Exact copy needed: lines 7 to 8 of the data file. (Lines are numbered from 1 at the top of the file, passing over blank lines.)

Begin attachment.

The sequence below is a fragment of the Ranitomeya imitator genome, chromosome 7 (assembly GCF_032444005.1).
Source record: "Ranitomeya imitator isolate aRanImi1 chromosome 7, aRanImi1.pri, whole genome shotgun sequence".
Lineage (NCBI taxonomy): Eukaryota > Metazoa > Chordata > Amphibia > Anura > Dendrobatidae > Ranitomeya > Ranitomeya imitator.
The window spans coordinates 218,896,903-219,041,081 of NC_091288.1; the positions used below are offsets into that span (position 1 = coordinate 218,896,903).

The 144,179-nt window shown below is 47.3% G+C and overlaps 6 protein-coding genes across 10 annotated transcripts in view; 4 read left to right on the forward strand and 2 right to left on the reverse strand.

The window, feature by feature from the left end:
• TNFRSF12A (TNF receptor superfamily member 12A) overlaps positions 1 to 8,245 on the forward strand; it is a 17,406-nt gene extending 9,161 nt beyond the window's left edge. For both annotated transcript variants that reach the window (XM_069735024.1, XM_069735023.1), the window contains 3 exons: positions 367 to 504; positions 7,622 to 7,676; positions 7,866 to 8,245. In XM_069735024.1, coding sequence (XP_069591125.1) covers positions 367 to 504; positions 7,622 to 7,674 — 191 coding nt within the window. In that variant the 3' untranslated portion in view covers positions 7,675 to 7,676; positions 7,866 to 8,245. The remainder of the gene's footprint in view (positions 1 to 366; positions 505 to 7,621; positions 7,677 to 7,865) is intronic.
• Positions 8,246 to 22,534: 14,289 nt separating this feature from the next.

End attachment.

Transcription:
• TNFRSF12A (TNF receptor superfamily member 12A) overlaps positions 1 to 8,245 on the forward strand; it is a 17,406-nt gene extending 9,161 nt beyond the window's left edge. For both annotated transcript variants that reach the window (XM_069735024.1, XM_069735023.1), the window contains 3 exons: positions 367 to 504; positions 7,622 to 7,676; positions 7,866 to 8,245. In XM_069735024.1, coding sequence (XP_069591125.1) covers positions 367 to 504; positions 7,622 to 7,674 — 191 coding nt within the window. In that variant the 3' untranslated portion in view covers positions 7,675 to 7,676; positions 7,866 to 8,245. The remainder of the gene's footprint in view (positions 1 to 366; positions 505 to 7,621; positions 7,677 to 7,865) is intronic.
• Positions 8,246 to 22,534: 14,289 nt separating this feature from the next.